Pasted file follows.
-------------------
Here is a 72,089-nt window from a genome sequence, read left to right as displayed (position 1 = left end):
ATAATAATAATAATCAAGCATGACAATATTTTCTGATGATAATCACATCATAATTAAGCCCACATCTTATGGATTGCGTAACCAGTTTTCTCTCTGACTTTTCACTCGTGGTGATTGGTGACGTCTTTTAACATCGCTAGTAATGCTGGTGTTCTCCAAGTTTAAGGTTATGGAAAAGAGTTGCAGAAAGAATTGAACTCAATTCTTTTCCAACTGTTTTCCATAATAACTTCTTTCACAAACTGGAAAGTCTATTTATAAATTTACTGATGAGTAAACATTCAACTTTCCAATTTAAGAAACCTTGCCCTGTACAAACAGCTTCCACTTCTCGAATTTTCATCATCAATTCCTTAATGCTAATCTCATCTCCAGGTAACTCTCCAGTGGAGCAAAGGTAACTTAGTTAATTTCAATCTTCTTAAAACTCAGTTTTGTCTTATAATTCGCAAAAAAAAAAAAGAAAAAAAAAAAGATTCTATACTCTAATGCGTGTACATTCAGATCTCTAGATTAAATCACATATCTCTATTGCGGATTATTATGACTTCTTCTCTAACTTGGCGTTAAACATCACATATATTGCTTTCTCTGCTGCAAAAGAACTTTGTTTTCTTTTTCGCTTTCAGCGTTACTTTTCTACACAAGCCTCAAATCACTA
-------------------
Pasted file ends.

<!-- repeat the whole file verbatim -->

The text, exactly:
Here is a 72,089-nt window from a genome sequence, read left to right as displayed (position 1 = left end):
ATAATAATAATAATCAAGCATGACAATATTTTCTGATGATAATCACATCATAATTAAGCCCACATCTTATGGATTGCGTAACCAGTTTTCTCTCTGACTTTTCACTCGTGGTGATTGGTGACGTCTTTTAACATCGCTAGTAATGCTGGTGTTCTCCAAGTTTAAGGTTATGGAAAAGAGTTGCAGAAAGAATTGAACTCAATTCTTTTCCAACTGTTTTCCATAATAACTTCTTTCACAAACTGGAAAGTCTATTTATAAATTTACTGATGAGTAAACATTCAACTTTCCAATTTAAGAAACCTTGCCCTGTACAAACAGCTTCCACTTCTCGAATTTTCATCATCAATTCCTTAATGCTAATCTCATCTCCAGGTAACTCTCCAGTGGAGCAAAGGTAACTTAGTTAATTTCAATCTTCTTAAAACTCAGTTTTGTCTTATAATTCGCAAAAAAAAAAAAGAAAAAAAAAAAGATTCTATACTCTAATGCGTGTACATTCAGATCTCTAGATTAAATCACATATCTCTATTGCGGATTATTATGACTTCTTCTCTAACTTGGCGTTAAACATCACATATATTGCTTTCTCTGCTGCAAAAGAACTTTGTTTTCTTTTTCGCTTTCAGCGTTACTTTTCTACACAAGCCTCAAATCACTA